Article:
This book describes the lethal effects of ego on human beings; stories of famous people are added in the book to illustrate how their egos wreaked havoc on them and grabbed their power and fame; leaving them destitute and in a state of sheer chaos. On the other hand, examples of people are added who suppressed their ego and showed humility and became prosperous and famous and seized power and ruled the world. An egomaniac believes that he is complete and there is no one above him and his attitude and thoughts destroy him before he gets conscious of his acts. The consequences of ego are illustrated along with remedies to subdue it. The book focuses on three things: ASPIRE, SUCCESS, and FAILURE.


“A few months after my own realization, I had the phrase “EGO IS THE ENEMY” tattooed on my right forearm. Where the words came from I don’t know, probably from a book I read long, long ago, but they were immediately a source of great solace and direction. On my left arm, of similarly muddled attribution, it says: “THE OBSTACLE IS THE WAY.” It’s these two phrases that I look at now, every single day, and use them to guide the decisions in my life. I can’t help but see them when I swim, when I meditate, when I write, when I get out of the shower in the morning, and both prepare me—admonish me—to choose the right course in essentially any situation I might face.”

“The orator Demosthenes once said that virtue begins with understanding and is fulfilled by courage. We must begin by seeing ourselves and the world in a new way for the first time. Then we must fight to be different and fight to stay different—that’s the hard part.”

“In Aristotle’s famous Ethics, he uses the analogy of a warped piece of wood to describe human nature. In order to eliminate warping or curvature, a skilled woodworker slowly applies pressure in the opposite direction—essentially, bending it straight. Of course, a couple of thousand years later Kant snorted, “Out of the crooked timber of humanity, nothing can be made straight.” We might not ever be straight, but we can strive for straighter.”

“The first principle is that you must not fool yourself—and you are the easiest person to fool.” —RICHARD FEYNMAN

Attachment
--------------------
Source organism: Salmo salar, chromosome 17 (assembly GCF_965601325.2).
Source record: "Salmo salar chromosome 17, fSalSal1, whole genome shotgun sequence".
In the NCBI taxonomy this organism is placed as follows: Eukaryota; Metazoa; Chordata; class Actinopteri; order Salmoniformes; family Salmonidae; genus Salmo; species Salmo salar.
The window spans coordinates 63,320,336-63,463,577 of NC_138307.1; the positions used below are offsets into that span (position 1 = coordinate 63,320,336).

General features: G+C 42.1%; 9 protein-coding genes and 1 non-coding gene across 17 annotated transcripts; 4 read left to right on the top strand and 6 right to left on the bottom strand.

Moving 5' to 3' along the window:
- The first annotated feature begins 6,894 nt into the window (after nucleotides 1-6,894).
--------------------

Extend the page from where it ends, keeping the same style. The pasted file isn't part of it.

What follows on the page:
“The ego we see most commonly goes by a more casual definition: an unhealthy belief in our own importance.”

When, as the football coach Bill Walsh explained, “self-confidence becomes arrogance, assertiveness becomes obstinacy, and self-assurance becomes reckless abandon.”

We are, as the poet Lucretius put it a few thousand years ago, the proverbial “sick man ignorant of the cause of his malady.”

The pioneering CEO Harold Geneen compared egoism to alcoholism: “The egotist does not stumble about, knocking things off his desk. He does not stammer or drool. No, instead, he becomes more and more arrogant, and some people, not knowing what is underneath such an attitude, mistake his arrogance for a sense of power and self-confidence.”

One of the early members of Alcoholics Anonymous defined ego as “a conscious separation from.” From what? Everything.

The performance artist Marina Abramović puts it directly: “If you start believing in your greatness, it is the death of your creativity.”


“At any given time in life, people find themselves at one of three stages. We’re aspiring to something—trying to make a dent in the universe. We have achieved success—perhaps a little, perhaps a lot. Or we have failed—recently or continually. Most of us are in these stages in a fluid sense—we’re aspiring until we succeed, we succeed until we fail or until we aspire to more, and after we fail we can begin to aspire or succeed again.”

“The aim of that structure is simple: to help you suppress ego early before bad habits take hold, to replace the temptations of ego with humility and discipline when we experience success, and to cultivate strength and fortitude so that when fate turns against you, you’re not wrecked by failure. In short, it will help us be: Humble in our aspirations. Gracious in our success. Resilient in our failures.”

As the Quaker William Penn observed, “Buildings that lie so exposed to the weather need a good foundation.”

“This book you hold in your hands is written around one optimistic assumption: Your ego is not some power you’re forced to satiate at every turn. It can be managed. It can be directed.”

“It was their sense of reality and awareness—one that the author and strategist Robert Greene once said we must take to like a spider in its web— that was at the core of their great art, great writing, great design, great business, great marketing, and great leadership.”